The United States remains the only industrialized nation in the world that does not provide paid family leave at the national level for either men or women. In the more than two decades since the passage of the Family and Medical Leave Act, there have been numerous unsuccessful attempts to expand family leave benefits nationally. However, in the United States, it is common for innovations in family policies to arise at the state level.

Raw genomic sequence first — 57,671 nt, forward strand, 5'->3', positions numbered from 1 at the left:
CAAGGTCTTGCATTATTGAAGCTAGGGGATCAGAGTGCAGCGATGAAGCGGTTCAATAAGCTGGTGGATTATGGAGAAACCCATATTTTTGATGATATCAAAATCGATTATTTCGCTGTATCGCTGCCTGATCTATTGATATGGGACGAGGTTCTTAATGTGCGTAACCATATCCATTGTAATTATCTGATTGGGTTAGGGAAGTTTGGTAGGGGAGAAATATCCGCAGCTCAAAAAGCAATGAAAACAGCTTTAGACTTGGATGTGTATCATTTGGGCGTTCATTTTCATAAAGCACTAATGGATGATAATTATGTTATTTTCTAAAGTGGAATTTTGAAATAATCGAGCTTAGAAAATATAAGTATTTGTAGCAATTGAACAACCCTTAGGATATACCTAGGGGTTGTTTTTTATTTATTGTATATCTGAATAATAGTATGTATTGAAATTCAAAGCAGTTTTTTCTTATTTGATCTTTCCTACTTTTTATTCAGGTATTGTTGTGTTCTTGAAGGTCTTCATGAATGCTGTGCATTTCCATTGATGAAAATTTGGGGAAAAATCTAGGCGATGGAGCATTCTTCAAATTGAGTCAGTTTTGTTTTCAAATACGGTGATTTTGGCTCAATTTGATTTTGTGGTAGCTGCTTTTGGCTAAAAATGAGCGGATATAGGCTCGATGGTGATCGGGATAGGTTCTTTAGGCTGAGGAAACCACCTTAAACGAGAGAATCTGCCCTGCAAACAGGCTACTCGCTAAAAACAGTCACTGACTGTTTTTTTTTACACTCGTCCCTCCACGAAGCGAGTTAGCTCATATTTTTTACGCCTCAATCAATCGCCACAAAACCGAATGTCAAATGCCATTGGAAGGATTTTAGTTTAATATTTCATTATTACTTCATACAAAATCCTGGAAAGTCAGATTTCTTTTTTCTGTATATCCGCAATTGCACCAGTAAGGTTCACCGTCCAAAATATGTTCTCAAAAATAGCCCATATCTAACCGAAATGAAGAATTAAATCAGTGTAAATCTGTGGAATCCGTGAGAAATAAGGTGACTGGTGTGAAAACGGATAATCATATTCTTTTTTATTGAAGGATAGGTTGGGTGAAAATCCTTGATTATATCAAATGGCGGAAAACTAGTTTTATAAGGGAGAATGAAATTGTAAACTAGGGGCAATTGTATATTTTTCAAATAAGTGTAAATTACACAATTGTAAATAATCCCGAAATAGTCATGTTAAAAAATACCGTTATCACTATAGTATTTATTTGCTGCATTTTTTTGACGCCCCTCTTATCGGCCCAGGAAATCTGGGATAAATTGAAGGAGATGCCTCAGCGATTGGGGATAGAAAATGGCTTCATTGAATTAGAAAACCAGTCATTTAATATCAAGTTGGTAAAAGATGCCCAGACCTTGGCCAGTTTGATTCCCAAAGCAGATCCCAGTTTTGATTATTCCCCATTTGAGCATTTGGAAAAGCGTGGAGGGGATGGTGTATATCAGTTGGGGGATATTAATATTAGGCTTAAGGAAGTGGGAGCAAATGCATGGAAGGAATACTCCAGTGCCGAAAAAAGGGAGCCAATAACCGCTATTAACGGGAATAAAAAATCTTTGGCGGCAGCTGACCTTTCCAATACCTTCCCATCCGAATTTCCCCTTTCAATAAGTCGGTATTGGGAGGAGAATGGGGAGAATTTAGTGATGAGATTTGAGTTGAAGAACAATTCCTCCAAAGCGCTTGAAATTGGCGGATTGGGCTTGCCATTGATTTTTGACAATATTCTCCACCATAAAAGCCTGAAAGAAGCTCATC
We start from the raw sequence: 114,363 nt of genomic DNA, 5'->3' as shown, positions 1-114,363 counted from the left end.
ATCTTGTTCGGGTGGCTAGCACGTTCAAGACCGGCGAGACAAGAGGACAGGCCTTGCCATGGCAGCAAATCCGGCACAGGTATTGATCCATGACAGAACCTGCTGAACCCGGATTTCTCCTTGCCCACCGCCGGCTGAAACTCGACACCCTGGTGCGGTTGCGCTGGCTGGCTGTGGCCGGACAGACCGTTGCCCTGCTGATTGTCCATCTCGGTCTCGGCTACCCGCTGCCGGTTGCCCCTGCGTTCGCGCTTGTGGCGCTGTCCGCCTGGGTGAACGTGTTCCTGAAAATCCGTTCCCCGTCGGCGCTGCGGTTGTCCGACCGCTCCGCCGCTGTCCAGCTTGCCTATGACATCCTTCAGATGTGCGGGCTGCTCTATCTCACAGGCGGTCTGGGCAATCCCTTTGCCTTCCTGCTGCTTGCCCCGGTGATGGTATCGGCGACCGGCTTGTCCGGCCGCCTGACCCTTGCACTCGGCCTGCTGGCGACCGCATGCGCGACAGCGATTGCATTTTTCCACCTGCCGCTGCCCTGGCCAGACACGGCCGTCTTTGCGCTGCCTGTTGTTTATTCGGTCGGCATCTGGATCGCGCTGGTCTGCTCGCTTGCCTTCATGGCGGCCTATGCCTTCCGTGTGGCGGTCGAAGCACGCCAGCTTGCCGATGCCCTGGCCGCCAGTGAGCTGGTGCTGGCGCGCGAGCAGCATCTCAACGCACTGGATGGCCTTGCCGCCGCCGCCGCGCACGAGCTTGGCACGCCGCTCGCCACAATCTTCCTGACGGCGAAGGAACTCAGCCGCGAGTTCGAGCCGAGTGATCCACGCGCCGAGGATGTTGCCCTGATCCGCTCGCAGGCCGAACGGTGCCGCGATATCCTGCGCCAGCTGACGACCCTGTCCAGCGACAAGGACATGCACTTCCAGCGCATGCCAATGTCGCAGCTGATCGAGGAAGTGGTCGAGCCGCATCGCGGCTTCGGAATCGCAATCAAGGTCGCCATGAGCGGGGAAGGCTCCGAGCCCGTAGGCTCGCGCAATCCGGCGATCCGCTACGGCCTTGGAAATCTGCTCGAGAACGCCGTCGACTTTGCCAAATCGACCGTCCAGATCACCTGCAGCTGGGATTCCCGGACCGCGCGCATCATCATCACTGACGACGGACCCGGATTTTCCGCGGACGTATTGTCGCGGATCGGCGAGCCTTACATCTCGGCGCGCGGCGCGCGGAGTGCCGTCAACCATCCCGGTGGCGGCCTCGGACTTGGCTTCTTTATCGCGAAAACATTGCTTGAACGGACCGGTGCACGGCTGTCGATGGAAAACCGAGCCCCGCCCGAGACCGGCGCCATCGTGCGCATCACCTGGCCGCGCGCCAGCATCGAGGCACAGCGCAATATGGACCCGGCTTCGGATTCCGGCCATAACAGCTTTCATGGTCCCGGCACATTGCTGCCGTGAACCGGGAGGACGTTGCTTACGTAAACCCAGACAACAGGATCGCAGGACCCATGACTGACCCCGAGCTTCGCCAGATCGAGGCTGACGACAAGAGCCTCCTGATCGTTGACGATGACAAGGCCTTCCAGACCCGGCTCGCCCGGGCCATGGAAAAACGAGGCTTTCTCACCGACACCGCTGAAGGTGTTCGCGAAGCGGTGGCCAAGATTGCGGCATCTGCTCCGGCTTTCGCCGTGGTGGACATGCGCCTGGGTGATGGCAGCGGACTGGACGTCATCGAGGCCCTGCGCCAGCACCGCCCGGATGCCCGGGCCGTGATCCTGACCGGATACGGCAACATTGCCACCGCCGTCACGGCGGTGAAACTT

In her timely book, Getting Paid While Taking Time, Megan Sholar explains the development of family leave policies at both the national and state levels in the United States. She provides cogent studies of states that have passed and proposed family leave legislation, and she pays special attention to the ways in which women’s movement actors and other activists (e.g., labor unions) exert pressure on public officials to help influence the policymaking process. In her conclusion, Sholar considers the future of paid family leave policies in the United States and the chances for it ever equaling the benefits in other countries.